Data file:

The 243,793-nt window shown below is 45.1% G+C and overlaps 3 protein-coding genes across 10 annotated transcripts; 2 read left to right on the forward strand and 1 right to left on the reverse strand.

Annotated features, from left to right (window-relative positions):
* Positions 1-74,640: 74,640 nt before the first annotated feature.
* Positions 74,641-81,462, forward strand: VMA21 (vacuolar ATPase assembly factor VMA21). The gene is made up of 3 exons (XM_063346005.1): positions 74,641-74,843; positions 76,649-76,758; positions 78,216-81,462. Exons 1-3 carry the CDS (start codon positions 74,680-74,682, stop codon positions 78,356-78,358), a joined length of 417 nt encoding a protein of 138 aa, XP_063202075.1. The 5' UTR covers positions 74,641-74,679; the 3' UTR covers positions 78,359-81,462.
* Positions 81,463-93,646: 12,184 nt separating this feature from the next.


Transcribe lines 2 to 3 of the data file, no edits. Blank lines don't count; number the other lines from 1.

Annotated features, from left to right (window-relative positions):
* Positions 1-74,640: 74,640 nt before the first annotated feature.